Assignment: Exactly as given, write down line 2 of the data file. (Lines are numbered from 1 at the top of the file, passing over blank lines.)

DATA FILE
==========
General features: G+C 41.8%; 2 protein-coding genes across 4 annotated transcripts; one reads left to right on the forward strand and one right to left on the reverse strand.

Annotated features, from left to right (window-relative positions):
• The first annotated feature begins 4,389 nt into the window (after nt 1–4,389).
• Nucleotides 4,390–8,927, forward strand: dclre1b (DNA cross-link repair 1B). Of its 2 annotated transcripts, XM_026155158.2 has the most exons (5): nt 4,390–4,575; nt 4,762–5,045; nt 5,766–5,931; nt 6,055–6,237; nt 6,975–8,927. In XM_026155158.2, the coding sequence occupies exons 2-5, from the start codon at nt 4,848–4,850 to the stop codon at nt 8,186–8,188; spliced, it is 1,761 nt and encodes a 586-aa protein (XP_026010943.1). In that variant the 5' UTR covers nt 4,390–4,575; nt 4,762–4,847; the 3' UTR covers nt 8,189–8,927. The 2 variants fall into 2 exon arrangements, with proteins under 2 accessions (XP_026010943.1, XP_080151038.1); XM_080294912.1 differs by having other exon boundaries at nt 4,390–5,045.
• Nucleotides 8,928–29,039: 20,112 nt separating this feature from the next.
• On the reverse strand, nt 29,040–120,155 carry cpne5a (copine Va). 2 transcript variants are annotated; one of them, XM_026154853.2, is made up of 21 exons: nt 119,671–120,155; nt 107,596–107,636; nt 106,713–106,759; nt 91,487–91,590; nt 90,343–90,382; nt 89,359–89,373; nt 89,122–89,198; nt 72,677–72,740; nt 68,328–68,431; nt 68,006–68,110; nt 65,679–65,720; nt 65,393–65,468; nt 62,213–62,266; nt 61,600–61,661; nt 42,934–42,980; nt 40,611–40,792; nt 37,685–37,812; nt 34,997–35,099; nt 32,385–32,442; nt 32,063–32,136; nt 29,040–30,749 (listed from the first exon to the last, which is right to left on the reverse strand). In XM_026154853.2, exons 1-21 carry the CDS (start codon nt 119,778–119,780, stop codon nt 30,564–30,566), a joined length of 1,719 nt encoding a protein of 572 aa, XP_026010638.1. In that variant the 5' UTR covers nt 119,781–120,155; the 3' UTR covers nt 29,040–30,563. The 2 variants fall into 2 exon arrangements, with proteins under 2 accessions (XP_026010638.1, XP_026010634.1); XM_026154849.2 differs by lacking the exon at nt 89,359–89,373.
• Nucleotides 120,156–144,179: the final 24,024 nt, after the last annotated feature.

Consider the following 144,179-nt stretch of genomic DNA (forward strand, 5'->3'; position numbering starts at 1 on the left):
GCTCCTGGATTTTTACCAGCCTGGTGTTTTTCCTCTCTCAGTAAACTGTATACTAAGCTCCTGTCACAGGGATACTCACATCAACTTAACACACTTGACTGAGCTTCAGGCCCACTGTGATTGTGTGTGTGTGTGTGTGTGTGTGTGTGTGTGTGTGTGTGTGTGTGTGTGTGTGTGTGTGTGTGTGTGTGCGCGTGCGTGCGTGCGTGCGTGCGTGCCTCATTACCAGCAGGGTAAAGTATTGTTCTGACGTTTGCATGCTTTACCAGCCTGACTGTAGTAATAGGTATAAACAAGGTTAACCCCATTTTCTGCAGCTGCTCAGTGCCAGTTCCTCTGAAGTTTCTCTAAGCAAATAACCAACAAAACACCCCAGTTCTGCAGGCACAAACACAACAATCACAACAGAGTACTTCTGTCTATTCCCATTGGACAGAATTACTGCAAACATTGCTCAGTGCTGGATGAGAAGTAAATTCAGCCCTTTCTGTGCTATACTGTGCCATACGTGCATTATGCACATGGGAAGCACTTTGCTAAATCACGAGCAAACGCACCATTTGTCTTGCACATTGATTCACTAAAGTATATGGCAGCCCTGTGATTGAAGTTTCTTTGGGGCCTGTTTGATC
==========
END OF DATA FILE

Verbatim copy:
Annotated features, from left to right (window-relative positions):